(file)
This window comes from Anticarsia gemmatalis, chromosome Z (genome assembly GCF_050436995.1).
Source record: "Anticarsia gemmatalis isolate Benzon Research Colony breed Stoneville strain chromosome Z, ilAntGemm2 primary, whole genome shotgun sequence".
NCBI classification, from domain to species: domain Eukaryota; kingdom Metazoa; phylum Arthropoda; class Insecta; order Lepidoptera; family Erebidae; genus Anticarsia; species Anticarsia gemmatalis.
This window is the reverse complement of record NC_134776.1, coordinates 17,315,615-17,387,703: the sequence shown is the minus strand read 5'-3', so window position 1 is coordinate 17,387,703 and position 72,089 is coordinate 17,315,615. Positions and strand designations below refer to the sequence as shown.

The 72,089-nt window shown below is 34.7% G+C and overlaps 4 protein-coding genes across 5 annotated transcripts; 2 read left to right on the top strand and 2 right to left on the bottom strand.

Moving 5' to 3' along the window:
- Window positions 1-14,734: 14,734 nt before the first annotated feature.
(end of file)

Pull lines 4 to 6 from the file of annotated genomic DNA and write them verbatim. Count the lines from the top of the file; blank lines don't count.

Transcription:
This window is the reverse complement of record NC_134776.1, coordinates 17,315,615-17,387,703: the sequence shown is the minus strand read 5'-3', so window position 1 is coordinate 17,387,703 and position 72,089 is coordinate 17,315,615. Positions and strand designations below refer to the sequence as shown.

The 72,089-nt window shown below is 34.7% G+C and overlaps 4 protein-coding genes across 5 annotated transcripts; 2 read left to right on the top strand and 2 right to left on the bottom strand.

Moving 5' to 3' along the window: